Through the Prism

After passing through the prism, each refraction contains some pure essence of the light, but only an incomplete part. We will always experience some aspect of reality, of the Truth, but only from our perspectives as they are colored by who and where we are. Others will know a different color and none will see the whole, complete light. These are my musings from my particular refraction.


Revisiting an Ever Present Theme (and More Synthesizing)

Reading the editorial section of the paper today finally pushed my exasperation over the edge with all sides of the political spectrum overusing the claim to represent the "will of the people." Not that me going over the edge means a whole lot. I updated my Facebook status to read: Thinks the phrases “will of the people” and “will of God” should be excised from debates, because both the people and God are too big and complex to be captured so absolutely, confidently, or simply. If you've forgotten what it says, reread the metaphor in the heading at the top of the page.

I've been holding onto a link for a few days, waiting for inspiration for how to share it. Waiting for the right context. Because it's all about context. It's all about expectations. Everything is relative. It's a post from the Sociological Images blog titled Context: What Makes Music Great? It shares a two-and-a-half minute video of a concert violinist--someone people would pay big money for the privilege of seeing in a concert hall--playing in a Metro station for free and getting almost entirely ignored. So is his music a valuable and rare thing worth paying for or just more background noise to tune out? Depends on the context.

Now for the synthesizing if you feel reading all this is worth your time since it's free in the Metro--select past thoughts that connect and reinforce:

Readers' Digest Irrationality - Thoughts about Dan Ariely's book Predictably Irrational. Sample: Much like goslings are imprinted by their first encounter with another creature, our expectations about base prices for everything are determined by our first encounters with them. The same item/experience can be completely undesirable or nearly unattainable depending on how it’s presented.

2 x 2 = 5 - Thoughts about Ori and Ram Brafman's similar book Sway. Sample: I’ve long been a proponent of the power of expectations, but each time I come across new illustrations and data I’m still blown away. Consider one (of many) from this book, describing the results of a commander training program in the Israeli military. The trainers were told the trainees had been pretested and had either “high,” “regular,” or “unknown” potential. This was a fabrication and the labels were randomly assigned. Still, when the trainees were tested at the end of the program, the average score for the “high” group was 79.89, the “unknown” 72.43, and the “regular” 65.18. The only variable was the expectations of the trainers, yet those expectations determined reality.

Fiction Is As Essential As Nonfiction - A meditation on the idea of "story," using a variety of quotes from disparate sources. Samples: This isn't about what is . . . it's about what people think is. It's all imaginary anyway. That's why it's important. People only fight over imaginary things. | If they think it's the truth, then they believe it, and if they believe it long enough, then it becomes the truth. | In short, some of the same neural structure in the brain that is used when we live out a narrative is also used when we see someone else living out that narrative, in real life or on TV, or if we imagine it as when we are reading a novel. This is what makes literature and art meaningful. It is also what makes crossovers between reality, TV, and the Internet work. It is why Second Life can flourish on the Internet, with thousands of people finding real meaning in their second life that is not in their first. . . .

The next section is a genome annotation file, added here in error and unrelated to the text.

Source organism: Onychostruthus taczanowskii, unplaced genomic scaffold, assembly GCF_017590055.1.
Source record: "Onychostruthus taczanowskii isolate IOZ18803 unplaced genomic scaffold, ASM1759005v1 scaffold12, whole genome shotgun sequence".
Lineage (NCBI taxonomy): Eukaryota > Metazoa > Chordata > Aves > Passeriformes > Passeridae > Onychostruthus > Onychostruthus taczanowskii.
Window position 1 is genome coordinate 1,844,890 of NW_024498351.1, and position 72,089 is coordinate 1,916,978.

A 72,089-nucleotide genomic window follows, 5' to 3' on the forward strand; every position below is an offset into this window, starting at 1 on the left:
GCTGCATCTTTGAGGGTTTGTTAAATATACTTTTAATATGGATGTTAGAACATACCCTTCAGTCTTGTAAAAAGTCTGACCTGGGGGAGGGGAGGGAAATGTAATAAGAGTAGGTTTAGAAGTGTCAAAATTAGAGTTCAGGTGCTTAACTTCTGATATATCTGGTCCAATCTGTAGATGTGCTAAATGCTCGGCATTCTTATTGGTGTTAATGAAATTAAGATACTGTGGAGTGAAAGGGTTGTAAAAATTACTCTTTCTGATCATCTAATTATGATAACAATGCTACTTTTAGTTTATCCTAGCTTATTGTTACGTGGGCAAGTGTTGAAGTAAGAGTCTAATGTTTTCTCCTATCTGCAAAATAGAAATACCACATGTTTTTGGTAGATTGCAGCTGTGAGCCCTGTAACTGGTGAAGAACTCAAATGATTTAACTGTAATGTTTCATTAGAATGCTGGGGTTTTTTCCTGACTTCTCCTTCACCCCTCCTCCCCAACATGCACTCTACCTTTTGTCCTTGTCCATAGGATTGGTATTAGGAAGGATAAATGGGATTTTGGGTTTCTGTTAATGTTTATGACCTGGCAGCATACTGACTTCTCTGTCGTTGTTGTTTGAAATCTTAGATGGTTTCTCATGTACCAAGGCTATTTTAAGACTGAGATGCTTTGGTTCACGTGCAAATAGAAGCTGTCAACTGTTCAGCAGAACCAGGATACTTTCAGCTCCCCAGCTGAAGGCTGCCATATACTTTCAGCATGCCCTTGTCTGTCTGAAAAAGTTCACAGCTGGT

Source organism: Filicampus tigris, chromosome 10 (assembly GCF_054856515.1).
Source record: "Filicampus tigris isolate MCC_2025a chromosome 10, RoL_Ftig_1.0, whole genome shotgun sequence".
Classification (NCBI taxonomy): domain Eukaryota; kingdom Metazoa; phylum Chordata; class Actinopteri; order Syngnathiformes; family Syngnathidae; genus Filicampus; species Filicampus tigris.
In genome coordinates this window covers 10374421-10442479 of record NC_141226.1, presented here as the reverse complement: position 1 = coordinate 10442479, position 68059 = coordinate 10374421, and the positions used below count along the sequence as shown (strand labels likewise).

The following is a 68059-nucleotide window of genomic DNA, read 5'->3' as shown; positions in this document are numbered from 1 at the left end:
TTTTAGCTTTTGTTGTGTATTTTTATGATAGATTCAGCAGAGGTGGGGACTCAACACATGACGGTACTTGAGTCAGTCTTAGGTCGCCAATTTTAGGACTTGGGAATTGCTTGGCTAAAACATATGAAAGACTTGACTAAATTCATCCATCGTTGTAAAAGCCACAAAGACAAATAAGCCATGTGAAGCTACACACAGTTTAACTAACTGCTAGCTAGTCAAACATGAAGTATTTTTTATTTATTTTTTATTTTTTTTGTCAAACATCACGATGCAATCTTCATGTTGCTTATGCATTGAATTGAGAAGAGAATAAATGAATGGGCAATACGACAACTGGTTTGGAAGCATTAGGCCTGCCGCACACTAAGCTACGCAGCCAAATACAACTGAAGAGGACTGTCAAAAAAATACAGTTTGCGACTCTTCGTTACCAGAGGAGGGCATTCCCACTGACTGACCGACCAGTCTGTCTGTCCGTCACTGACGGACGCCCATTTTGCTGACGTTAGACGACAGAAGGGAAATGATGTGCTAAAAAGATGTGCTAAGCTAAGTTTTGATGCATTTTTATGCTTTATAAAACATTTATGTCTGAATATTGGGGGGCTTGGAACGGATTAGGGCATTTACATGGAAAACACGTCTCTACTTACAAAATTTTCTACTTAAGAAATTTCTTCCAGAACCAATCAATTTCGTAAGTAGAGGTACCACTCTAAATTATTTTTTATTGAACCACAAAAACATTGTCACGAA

Dueling Novels - Interwoven reviews of two young adult books that both include as themes a consideration of the way stories inform identity and perspective. Sample: Having seen what a good swimmer Gwyna is, Myrddin decides to adapt one of his schemes around her. Within a day or two, after the dust has settled from the raid and Arthur seeks to gain the allegiance of the area, Myrddin is leading Gwyna away from the group with a special task. He hides her behind a waterfall at the back of a pool of water with a glamorous sword and some instructions: when Arthur makes a spectacle of wading into the pool to ask for the blessing of the Lady of the Lake, she is to take off her clothes, swim under the waterfall, and thrust the sword into the air for him to take, then return to the cave unseen.


At 12/16/2010 11:45 AM, Blogger CDL said...

One of the things I learned, or am trying to learn, from the mindfulness books is that we do react from habit, that the first way we react or learn about something is how we react when faced with similar circumstances. But every situation is different and we need to take the time to see the subtle differences and react uniquely to each thing that comes up. It's not possible, of course, who has the time, but it' s a thought that has stuck with me and I try to watch for those unthinking reactions more now.


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